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Partisan divide emerges over bill retooling Cuomo’s pandemic powers

New York Senate Minority Leader Rob Ortt (Official photo)

ALBANY — Democratic and Republican lawmakers clashed Wednesday on the significance of a new measure to curb the emergency powers ceded to Gov. Andrew Cuomo a year ago to manage the state’s response to the pandemic.

At least 14 times this year, the GOP legislators tried without success to advance legislation to rescind that authority. This week, with Cuomo engulfed in scandals involving allegations he sexually harassed at least three women and charges he failed to adequately protect nursing home residents from the contagion, Democrats embraced the Republican concept and put their own label on it.

The new legislation is expected to be approved Friday, after Assembly Speaker Carl Heastie and Senate Democratic Leader Andrea Stewart-Cousins agreed to the bill language.

But Senate GOP Leader Rob Ortt, R-Niagara County, argued the measure effectively keeps lawmakers out of the loop, with Cuomo continuing to call the important shots.

“This does not rescind his powers at all,” Ortt said. “This was about the Legislature establishing itself as a coequal branch of government. Today, we found out our colleagues across the aisle have no desire for such an order.”

New York Assembly Speaker Carl Heastie, D-Bronx, speaks during a news conference June 23, 2015, at the Capitol in Albany. (AP photo — Tim Roske)

Ortt said the new arrangement would keep in place every Cuomo order and directive for 30 days, after which the governor could modify or reissue them for another 30 days, “just like he can now.”

But Heastie said the legislation “immediately repeals” the governor’s expanded emergency power and blocks him from using that authority to issue new directives.

The Assembly’s top Democrat said Cuomo would be required to “justify” to the Legislature the extension of any existing order within 30 days. Further, he said, the Legislature can repeal any executive order with a simple majority vote, he added.

Stephen Acquario, director of the state Association of Counties, called the legislation a “good first step,” suggesting it sets the stage for further expansions in the role of local governments to deal with economic and employment challenges that have been magnified during the pandemic.

“We hope the next phase works towards further rebalancing of the governmental jurisdiction and returns the powers back to where they were pre-pandemic — and that would be the local and county governments.”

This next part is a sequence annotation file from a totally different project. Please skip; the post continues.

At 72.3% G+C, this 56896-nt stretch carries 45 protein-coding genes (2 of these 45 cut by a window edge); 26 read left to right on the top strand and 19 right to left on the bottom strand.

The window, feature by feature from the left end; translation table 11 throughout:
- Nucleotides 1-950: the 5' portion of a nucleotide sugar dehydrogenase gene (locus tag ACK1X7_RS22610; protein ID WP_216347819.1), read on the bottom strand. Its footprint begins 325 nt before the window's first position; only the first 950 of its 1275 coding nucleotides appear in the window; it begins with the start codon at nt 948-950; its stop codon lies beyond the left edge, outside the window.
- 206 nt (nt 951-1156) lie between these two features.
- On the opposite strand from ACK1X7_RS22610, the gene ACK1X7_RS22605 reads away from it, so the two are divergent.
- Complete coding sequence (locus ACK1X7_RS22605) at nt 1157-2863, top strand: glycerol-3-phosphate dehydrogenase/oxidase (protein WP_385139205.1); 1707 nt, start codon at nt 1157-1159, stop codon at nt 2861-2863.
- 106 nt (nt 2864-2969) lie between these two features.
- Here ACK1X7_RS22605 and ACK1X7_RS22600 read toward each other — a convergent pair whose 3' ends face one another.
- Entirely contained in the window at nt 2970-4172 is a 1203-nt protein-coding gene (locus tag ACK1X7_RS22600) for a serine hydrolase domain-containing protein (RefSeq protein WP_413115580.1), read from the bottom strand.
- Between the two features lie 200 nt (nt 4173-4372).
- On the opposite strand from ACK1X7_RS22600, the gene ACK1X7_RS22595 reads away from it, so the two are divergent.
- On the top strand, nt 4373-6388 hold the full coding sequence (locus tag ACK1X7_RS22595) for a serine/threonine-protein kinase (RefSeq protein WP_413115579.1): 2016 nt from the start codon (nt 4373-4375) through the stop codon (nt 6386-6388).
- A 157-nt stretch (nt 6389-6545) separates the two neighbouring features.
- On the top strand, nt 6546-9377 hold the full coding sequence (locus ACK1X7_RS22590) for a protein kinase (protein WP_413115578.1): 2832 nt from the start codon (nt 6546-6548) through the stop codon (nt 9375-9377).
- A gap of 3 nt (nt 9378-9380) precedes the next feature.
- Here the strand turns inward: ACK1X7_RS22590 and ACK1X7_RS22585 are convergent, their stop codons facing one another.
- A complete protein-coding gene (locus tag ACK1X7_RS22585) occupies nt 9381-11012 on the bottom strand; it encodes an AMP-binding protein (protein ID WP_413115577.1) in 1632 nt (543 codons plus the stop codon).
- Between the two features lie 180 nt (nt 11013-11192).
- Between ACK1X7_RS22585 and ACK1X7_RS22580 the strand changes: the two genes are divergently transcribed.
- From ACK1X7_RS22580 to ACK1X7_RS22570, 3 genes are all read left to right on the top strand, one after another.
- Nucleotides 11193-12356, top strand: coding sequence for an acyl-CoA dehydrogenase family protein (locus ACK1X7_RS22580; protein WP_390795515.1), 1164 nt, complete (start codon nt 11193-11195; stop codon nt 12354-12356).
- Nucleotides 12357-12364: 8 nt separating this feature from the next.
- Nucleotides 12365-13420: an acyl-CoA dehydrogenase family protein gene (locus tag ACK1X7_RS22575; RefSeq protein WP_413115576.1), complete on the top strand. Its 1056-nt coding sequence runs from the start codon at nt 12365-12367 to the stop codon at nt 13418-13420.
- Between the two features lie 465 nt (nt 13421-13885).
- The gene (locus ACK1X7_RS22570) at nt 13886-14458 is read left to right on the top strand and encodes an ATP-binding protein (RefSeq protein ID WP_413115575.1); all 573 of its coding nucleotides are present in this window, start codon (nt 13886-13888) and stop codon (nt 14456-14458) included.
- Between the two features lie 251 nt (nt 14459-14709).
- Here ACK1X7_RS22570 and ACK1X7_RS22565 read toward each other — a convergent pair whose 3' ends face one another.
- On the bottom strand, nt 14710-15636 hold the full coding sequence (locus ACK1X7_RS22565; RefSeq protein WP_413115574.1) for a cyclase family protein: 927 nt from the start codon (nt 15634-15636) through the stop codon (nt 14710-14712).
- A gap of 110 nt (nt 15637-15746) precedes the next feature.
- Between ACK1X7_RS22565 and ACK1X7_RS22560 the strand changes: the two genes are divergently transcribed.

Scott Wexler, the director of a trade group whose member have been heavily impacted by Cuomo-imposed restrictions, the Empire State Restaurant & Tavern Association, said state officials will likely remain in control of setting and easing restrictions.

“I don’t believe that this change will create a local opportunity to loosen restrictions because that is not, the way I understand, how the proposal works,” Wexler said.

Cuomo continued to draw criticism from people both within and outside of state government for his handling of the harassment allegations, which are to be the focus of an investigation by a law firm to be lined up by state Attorney General Letitia James.

“He tried to pick the investigator. Then he tried to pick the people who pick the investigator,” former federal prosecutor Preet Bharara told a CNN interviewer.

Earlier in the day, Cuomo’s top aide, Melissa DeRosa, told reporters that James became involved after the governor’s office “asked her to come in.”

But Bharara said that Cuomo “has no choice but to see what happens” with the investigation that is now beyond his control.

Meanwhile, state officials said restrictions imposed on musical performances and stage shows will be relaxed across New York on April 2 as coronavirus test positivity rates drop Under the new guidance, the entertainment and arts venues will be allowed to resume shows at 33% of the rated audience capacity up to a maximum of 100 people at indoor venues. For outdoor performances, as many as 200 people could be in attendance.

Many performing artists have had to line up other forms of employment or struggled through the pandemic by staging shows on Zoom or social media channels, hoping to generate online donations to support their acts.

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